Creating Workflows

The workflow is the implementation of the coordination logic. The Cadence programming framework (aka client library) allows you to write the workflow coordination logic as simple procedural code that uses standard Go data modeling. The client library takes care of the communication between the worker service and the Cadence service, and ensures state persistence between events even in case of worker failures. Furthermore, any particular execution is not tied to a particular worker machine. Different steps of the coordination logic can end up executing on different worker instances, with the framework ensuring that the necessary state is recreated on the worker executing the step.

However, in order to facilitate this operational model, both the Cadence programming framework and the managed service impose some requirements and restrictions on the implementation of the coordination logic. The details of these requirements and restrictions are described in the Implementation section below.


The sample code below shows a simple implementation of a workflow that executes one activity. The workflow also passes the sole parameter it receives as part of its initialization as a parameter to the activity.

package sample

import (


func init() {

func SimpleWorkflow(ctx workflow.Context, value string) error {
    ao := workflow.ActivityOptions{
        TaskList:               "sampleTaskList",
        ScheduleToCloseTimeout: time.Second * 60,
        ScheduleToStartTimeout: time.Second * 60,
        StartToCloseTimeout:    time.Second * 60,
        HeartbeatTimeout:       time.Second * 10,
        WaitForCancellation:    false,
    ctx = workflow.WithActivityOptions(ctx, ao)

    future := workflow.ExecuteActivity(ctx, SimpleActivity, value)
    var result string
    if err := future.Get(ctx, &result); err != nil {
        return err
    workflow.GetLogger(ctx).Info("Done", zap.String("result", result))
    return nil


In the Cadence programing model, a workflow is implemented with a function. The function declaration specifies the parameters the workflow accepts as well as any values it might return.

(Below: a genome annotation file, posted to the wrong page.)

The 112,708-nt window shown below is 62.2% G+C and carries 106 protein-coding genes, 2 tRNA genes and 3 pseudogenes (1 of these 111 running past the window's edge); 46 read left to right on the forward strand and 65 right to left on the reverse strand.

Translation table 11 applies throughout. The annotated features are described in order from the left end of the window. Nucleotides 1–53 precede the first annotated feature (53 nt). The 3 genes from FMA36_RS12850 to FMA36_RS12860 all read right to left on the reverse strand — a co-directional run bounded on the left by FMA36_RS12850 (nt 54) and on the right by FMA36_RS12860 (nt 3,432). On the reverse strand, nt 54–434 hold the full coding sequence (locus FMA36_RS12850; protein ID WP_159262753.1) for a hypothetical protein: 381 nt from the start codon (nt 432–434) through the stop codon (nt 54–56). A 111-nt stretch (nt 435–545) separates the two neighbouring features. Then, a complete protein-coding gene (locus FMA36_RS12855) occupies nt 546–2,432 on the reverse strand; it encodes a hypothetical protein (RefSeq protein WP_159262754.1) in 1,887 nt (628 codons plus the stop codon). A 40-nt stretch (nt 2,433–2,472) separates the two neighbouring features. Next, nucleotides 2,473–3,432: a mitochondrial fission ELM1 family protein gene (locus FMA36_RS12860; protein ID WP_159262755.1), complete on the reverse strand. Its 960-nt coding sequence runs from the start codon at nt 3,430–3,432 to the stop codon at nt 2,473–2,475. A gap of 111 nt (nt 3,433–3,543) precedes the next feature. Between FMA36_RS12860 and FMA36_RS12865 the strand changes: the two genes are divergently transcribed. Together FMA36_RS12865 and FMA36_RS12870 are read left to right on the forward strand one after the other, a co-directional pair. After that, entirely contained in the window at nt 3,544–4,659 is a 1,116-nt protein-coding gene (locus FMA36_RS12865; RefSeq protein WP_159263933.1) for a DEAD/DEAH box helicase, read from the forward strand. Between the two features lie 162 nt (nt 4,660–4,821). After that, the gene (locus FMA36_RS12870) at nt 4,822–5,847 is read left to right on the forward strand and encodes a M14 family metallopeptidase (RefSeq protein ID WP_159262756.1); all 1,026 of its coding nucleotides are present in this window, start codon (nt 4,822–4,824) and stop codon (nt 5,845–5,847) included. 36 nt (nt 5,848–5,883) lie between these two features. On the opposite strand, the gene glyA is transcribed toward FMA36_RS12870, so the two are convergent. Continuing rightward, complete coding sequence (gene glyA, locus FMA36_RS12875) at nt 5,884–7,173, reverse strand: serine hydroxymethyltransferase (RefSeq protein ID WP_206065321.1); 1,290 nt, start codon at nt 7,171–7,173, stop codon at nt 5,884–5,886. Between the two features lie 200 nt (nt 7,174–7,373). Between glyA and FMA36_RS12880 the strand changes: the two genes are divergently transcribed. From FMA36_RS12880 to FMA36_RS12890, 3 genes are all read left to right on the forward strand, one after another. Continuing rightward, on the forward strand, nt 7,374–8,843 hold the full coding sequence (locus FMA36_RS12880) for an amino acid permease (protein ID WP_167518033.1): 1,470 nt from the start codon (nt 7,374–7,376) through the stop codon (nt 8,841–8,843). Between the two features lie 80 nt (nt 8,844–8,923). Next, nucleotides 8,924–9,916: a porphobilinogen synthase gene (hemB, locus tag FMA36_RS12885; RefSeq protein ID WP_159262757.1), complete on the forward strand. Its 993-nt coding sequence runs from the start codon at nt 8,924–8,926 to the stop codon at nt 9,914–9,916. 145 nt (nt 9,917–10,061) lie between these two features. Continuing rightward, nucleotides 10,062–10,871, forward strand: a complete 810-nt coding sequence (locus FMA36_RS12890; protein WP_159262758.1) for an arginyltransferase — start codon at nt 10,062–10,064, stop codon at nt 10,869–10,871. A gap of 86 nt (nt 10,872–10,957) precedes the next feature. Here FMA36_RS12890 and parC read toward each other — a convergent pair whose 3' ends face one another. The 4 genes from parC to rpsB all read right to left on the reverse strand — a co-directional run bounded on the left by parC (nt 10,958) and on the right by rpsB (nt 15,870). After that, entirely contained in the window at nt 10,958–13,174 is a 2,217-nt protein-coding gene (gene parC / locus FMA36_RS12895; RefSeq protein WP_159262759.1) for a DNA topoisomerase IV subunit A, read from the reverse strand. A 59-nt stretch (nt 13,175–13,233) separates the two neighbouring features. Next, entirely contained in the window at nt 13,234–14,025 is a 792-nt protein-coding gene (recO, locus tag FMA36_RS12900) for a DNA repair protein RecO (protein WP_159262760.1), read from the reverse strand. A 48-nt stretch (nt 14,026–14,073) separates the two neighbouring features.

func SimpleWorkflow(ctx workflow.Context, value string) error

Let’s deconstruct the declaration above:


In order to support the synchronous and sequential programming model for the workflow implementation, there are certain restrictions and requirements on how the workflow implementation must behave in order to guarantee correctness. The requirements are that:

A straightforward way to think about these requirements is that the workflow code is as follows:

Now that we have laid the ground rules, we can take a look at some of the special functions and types used for writing Cadence workflows and how to implement some common patterns.

Special Cadence client library functions and types

The Cadence client library provides a number of functions and types as alternatives to some native Go functions and types. Usage of these replacement functions/types is necessary in order to ensure that the workflow code execution is deterministic and repeatable within an execution context.

Coroutine related constructs:

Time related functions:

Failing a workflow

To mark a workflow as failed, all that needs to happen is for the workflow function to return an error via the err return value.


For some client code to be able to invoke a workflow type, the worker process needs to be aware of all the implementations it has access to. A workflow is registered with the following call:


This call essentially creates an in-memory mapping inside the worker process between the fully qualified function name and the implementation. It is safe to call this registration method from an init() function. If the worker receives tasks for a workflow type it does not know, it will fail that task. However, the failure of the task will not cause the entire workflow to fail.